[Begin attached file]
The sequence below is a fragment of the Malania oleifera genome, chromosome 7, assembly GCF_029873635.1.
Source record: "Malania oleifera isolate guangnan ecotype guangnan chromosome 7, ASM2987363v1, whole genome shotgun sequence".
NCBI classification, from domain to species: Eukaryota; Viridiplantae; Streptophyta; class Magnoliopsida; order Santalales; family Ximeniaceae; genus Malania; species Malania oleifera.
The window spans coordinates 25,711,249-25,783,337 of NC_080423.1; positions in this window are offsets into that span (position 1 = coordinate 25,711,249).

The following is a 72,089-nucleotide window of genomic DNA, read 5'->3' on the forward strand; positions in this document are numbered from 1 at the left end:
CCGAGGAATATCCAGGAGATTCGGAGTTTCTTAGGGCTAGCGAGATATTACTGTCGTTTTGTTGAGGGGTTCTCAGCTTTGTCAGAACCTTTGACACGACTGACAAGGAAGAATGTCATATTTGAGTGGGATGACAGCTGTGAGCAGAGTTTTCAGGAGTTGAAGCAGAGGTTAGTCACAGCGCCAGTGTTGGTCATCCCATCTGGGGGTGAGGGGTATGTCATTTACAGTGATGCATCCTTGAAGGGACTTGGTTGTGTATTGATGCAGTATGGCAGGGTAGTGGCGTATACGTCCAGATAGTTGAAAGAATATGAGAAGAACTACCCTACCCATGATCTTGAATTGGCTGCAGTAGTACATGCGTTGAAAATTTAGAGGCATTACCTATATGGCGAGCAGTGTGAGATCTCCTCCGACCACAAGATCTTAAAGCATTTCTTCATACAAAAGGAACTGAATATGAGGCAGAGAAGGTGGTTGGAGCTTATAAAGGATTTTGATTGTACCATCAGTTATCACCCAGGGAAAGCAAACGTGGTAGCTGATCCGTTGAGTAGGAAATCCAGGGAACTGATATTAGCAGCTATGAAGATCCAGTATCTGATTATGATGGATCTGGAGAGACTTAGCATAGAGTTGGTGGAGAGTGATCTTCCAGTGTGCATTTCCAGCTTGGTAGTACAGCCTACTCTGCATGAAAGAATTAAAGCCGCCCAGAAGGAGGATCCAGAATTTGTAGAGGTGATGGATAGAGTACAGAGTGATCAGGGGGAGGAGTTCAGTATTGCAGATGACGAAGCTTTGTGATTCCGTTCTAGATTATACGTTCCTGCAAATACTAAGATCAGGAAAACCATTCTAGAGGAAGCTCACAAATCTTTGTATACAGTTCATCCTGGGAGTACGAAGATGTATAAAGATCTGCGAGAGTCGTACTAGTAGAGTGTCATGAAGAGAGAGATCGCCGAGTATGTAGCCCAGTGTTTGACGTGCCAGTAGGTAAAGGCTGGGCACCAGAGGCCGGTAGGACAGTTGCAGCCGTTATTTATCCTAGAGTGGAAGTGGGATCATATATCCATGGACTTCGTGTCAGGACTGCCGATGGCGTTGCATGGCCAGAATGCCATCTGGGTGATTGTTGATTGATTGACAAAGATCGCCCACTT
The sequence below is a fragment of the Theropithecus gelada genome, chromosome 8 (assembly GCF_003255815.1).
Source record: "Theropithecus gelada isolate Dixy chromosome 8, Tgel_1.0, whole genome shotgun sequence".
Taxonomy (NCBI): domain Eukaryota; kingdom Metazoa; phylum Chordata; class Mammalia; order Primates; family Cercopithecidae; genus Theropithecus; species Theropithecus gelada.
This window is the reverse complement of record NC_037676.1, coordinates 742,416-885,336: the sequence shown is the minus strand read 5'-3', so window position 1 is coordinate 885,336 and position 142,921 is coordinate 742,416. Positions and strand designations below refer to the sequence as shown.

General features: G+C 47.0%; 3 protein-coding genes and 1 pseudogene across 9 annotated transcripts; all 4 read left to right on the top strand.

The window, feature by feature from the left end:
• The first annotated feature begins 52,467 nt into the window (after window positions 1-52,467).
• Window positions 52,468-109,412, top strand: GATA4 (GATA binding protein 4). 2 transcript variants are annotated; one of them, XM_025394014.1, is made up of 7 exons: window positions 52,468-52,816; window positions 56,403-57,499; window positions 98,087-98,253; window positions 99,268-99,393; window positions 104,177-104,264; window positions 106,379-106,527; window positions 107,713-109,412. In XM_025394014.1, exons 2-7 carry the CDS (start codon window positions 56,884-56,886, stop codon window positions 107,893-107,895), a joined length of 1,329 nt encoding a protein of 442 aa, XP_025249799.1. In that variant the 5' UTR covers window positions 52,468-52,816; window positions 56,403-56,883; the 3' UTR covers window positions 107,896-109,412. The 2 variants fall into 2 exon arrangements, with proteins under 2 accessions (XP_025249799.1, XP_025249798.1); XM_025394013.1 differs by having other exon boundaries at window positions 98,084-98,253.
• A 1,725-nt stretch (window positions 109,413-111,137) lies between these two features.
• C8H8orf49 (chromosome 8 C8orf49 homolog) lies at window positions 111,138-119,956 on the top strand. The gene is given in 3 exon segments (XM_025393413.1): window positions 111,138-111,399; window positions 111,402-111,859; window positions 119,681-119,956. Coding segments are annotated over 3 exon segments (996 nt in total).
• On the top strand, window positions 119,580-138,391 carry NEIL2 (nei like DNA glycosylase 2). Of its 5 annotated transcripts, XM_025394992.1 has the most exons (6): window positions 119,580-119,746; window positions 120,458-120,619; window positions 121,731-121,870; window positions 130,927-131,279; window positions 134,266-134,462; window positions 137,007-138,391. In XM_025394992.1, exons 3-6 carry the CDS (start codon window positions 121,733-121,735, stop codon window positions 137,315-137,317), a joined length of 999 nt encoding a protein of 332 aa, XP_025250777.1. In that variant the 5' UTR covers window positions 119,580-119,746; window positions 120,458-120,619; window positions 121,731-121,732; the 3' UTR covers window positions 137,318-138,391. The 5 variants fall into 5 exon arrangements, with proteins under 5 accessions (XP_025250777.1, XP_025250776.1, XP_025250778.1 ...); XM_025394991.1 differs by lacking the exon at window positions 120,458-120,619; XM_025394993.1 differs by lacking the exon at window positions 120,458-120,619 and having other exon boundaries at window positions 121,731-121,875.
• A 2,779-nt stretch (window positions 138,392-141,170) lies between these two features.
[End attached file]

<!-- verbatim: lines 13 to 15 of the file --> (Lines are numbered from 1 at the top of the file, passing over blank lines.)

• The first annotated feature begins 52,467 nt into the window (after window positions 1-52,467).
• Window positions 52,468-109,412, top strand: GATA4 (GATA binding protein 4). 2 transcript variants are annotated; one of them, XM_025394014.1, is made up of 7 exons: window positions 52,468-52,816; window positions 56,403-57,499; window positions 98,087-98,253; window positions 99,268-99,393; window positions 104,177-104,264; window positions 106,379-106,527; window positions 107,713-109,412. In XM_025394014.1, exons 2-7 carry the CDS (start codon window positions 56,884-56,886, stop codon window positions 107,893-107,895), a joined length of 1,329 nt encoding a protein of 442 aa, XP_025249799.1. In that variant the 5' UTR covers window positions 52,468-52,816; window positions 56,403-56,883; the 3' UTR covers window positions 107,896-109,412. The 2 variants fall into 2 exon arrangements, with proteins under 2 accessions (XP_025249799.1, XP_025249798.1); XM_025394013.1 differs by having other exon boundaries at window positions 98,084-98,253.
• A 1,725-nt stretch (window positions 109,413-111,137) lies between these two features.